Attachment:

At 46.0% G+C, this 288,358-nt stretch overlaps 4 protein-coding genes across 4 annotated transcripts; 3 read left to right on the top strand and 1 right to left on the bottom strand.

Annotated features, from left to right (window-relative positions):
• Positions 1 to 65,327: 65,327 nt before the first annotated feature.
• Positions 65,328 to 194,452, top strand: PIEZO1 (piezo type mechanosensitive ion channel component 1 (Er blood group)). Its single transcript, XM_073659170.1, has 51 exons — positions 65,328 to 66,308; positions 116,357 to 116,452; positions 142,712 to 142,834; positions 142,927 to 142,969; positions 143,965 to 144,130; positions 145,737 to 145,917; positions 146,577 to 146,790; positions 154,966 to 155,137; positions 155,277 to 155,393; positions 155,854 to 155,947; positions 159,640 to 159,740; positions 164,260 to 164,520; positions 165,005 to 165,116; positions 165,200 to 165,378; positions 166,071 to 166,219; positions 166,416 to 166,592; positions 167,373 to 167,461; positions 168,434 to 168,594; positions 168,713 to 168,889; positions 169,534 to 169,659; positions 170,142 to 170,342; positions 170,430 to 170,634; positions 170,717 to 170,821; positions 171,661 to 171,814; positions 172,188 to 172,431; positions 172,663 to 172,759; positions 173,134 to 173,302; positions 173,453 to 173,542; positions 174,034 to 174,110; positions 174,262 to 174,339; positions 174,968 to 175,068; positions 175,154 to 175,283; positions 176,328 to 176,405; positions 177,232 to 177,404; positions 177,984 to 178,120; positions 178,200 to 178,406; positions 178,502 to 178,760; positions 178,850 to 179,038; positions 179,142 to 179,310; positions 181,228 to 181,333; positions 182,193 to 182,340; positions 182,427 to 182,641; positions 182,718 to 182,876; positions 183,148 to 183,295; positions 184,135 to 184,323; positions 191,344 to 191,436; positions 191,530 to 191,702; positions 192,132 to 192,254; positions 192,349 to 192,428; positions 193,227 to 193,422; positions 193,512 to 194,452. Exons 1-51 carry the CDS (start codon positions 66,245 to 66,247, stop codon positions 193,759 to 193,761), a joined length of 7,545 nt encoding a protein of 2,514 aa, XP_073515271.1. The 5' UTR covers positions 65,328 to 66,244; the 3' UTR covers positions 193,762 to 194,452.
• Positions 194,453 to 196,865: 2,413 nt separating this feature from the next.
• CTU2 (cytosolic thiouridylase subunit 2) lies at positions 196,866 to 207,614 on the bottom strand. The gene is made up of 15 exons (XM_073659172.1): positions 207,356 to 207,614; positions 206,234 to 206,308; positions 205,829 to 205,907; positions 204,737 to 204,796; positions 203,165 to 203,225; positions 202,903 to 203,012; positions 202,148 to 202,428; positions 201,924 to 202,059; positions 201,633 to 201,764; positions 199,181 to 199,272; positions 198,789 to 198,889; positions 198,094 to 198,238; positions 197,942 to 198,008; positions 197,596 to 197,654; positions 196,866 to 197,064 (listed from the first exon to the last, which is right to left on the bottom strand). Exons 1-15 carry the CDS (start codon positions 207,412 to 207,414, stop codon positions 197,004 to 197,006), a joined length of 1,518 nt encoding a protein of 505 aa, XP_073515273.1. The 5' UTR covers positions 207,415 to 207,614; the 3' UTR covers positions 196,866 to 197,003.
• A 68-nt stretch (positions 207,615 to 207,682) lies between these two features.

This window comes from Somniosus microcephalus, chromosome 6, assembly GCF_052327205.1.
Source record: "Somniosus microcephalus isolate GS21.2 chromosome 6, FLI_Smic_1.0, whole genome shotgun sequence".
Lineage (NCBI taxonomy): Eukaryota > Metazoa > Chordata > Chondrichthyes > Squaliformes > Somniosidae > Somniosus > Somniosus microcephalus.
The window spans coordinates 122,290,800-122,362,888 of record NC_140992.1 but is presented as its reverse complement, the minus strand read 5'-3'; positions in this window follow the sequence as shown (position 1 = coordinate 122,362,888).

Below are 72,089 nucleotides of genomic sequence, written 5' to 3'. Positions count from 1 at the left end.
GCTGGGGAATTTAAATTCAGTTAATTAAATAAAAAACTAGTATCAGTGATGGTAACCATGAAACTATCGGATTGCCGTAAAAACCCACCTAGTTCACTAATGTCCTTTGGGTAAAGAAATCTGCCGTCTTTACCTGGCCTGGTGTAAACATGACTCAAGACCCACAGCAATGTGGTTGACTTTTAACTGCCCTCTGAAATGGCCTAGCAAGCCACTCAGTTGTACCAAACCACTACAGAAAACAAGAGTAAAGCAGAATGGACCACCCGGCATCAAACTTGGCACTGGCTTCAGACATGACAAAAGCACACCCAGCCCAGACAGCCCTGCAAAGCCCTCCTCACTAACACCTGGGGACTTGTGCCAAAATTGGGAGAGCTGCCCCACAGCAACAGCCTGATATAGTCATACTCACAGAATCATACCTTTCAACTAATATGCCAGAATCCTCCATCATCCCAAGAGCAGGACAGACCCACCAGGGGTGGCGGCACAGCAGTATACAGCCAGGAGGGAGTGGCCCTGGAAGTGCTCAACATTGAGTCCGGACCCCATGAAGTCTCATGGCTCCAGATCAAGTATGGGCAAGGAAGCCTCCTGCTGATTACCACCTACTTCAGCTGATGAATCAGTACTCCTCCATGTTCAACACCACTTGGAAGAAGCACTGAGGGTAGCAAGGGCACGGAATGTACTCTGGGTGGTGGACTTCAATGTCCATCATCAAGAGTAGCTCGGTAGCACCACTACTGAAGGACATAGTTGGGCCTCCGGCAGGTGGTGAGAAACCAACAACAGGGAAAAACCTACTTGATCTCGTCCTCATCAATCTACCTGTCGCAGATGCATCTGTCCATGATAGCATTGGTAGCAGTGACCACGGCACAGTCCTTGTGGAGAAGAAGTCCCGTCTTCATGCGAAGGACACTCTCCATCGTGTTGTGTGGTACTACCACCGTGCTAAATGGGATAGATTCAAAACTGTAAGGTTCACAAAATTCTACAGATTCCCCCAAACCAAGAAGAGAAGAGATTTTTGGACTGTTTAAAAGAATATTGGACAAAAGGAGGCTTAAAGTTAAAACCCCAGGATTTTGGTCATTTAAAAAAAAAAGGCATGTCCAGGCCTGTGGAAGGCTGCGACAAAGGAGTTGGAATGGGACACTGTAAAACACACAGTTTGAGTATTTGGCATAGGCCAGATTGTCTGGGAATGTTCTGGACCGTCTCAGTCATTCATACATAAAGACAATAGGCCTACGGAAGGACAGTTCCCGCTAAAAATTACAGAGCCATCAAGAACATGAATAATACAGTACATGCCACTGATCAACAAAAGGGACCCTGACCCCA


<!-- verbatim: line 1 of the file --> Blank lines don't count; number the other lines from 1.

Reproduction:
At 46.0% G+C, this 288,358-nt stretch overlaps 4 protein-coding genes across 4 annotated transcripts; 3 read left to right on the top strand and 1 right to left on the bottom strand.